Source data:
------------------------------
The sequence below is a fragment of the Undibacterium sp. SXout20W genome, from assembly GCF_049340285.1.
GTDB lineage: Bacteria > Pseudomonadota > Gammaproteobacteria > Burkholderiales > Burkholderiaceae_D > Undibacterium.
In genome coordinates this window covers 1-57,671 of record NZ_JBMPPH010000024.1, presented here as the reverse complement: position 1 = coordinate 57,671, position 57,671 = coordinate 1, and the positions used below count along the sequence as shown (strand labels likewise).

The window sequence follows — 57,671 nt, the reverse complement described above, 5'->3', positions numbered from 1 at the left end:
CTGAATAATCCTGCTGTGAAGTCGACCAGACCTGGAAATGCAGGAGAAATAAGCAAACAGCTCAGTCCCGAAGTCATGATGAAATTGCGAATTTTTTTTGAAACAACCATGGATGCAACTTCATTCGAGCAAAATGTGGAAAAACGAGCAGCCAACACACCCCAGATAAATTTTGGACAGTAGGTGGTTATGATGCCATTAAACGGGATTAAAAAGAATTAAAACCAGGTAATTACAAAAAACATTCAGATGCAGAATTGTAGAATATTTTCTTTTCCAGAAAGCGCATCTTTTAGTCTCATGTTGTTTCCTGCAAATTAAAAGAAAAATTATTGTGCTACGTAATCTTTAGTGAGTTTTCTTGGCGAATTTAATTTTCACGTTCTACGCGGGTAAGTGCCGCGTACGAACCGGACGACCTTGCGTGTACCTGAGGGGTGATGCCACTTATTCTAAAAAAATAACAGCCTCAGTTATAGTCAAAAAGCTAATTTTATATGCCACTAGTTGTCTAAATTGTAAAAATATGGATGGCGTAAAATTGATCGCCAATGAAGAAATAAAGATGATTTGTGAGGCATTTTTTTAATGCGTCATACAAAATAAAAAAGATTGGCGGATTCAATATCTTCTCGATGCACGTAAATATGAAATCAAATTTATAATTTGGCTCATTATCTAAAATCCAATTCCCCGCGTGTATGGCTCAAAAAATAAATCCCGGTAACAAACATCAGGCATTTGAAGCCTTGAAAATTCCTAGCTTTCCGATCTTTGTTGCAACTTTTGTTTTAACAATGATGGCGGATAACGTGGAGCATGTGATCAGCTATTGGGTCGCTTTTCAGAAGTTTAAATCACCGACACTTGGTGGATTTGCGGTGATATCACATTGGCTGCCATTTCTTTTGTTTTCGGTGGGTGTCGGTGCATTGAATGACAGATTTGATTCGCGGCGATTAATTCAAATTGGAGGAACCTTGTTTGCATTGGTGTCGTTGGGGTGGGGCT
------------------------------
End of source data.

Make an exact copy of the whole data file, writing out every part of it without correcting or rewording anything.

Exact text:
The sequence below is a fragment of the Undibacterium sp. SXout20W genome, from assembly GCF_049340285.1.
GTDB lineage: Bacteria > Pseudomonadota > Gammaproteobacteria > Burkholderiales > Burkholderiaceae_D > Undibacterium.
In genome coordinates this window covers 1-57,671 of record NZ_JBMPPH010000024.1, presented here as the reverse complement: position 1 = coordinate 57,671, position 57,671 = coordinate 1, and the positions used below count along the sequence as shown (strand labels likewise).

The window sequence follows — 57,671 nt, the reverse complement described above, 5'->3', positions numbered from 1 at the left end:
CTGAATAATCCTGCTGTGAAGTCGACCAGACCTGGAAATGCAGGAGAAATAAGCAAACAGCTCAGTCCCGAAGTCATGATGAAATTGCGAATTTTTTTTGAAACAACCATGGATGCAACTTCATTCGAGCAAAATGTGGAAAAACGAGCAGCCAACACACCCCAGATAAATTTTGGACAGTAGGTGGTTATGATGCCATTAAACGGGATTAAAAAGAATTAAAACCAGGTAATTACAAAAAACATTCAGATGCAGAATTGTAGAATATTTTCTTTTCCAGAAAGCGCATCTTTTAGTCTCATGTTGTTTCCTGCAAATTAAAAGAAAAATTATTGTGCTACGTAATCTTTAGTGAGTTTTCTTGGCGAATTTAATTTTCACGTTCTACGCGGGTAAGTGCCGCGTACGAACCGGACGACCTTGCGTGTACCTGAGGGGTGATGCCACTTATTCTAAAAAAATAACAGCCTCAGTTATAGTCAAAAAGCTAATTTTATATGCCACTAGTTGTCTAAATTGTAAAAATATGGATGGCGTAAAATTGATCGCCAATGAAGAAATAAAGATGATTTGTGAGGCATTTTTTTAATGCGTCATACAAAATAAAAAAGATTGGCGGATTCAATATCTTCTCGATGCACGTAAATATGAAATCAAATTTATAATTTGGCTCATTATCTAAAATCCAATTCCCCGCGTGTATGGCTCAAAAAATAAATCCCGGTAACAAACATCAGGCATTTGAAGCCTTGAAAATTCCTAGCTTTCCGATCTTTGTTGCAACTTTTGTTTTAACAATGATGGCGGATAACGTGGAGCATGTGATCAGCTATTGGGTCGCTTTTCAGAAGTTTAAATCACCGACACTTGGTGGATTTGCGGTGATATCACATTGGCTGCCATTTCTTTTGTTTTCGGTGGGTGTCGGTGCATTGAATGACAGATTTGATTCGCGGCGATTAATTCAAATTGGAGGAACCTTGTTTGCATTGGTGTCGTTGGGGTGGGGCT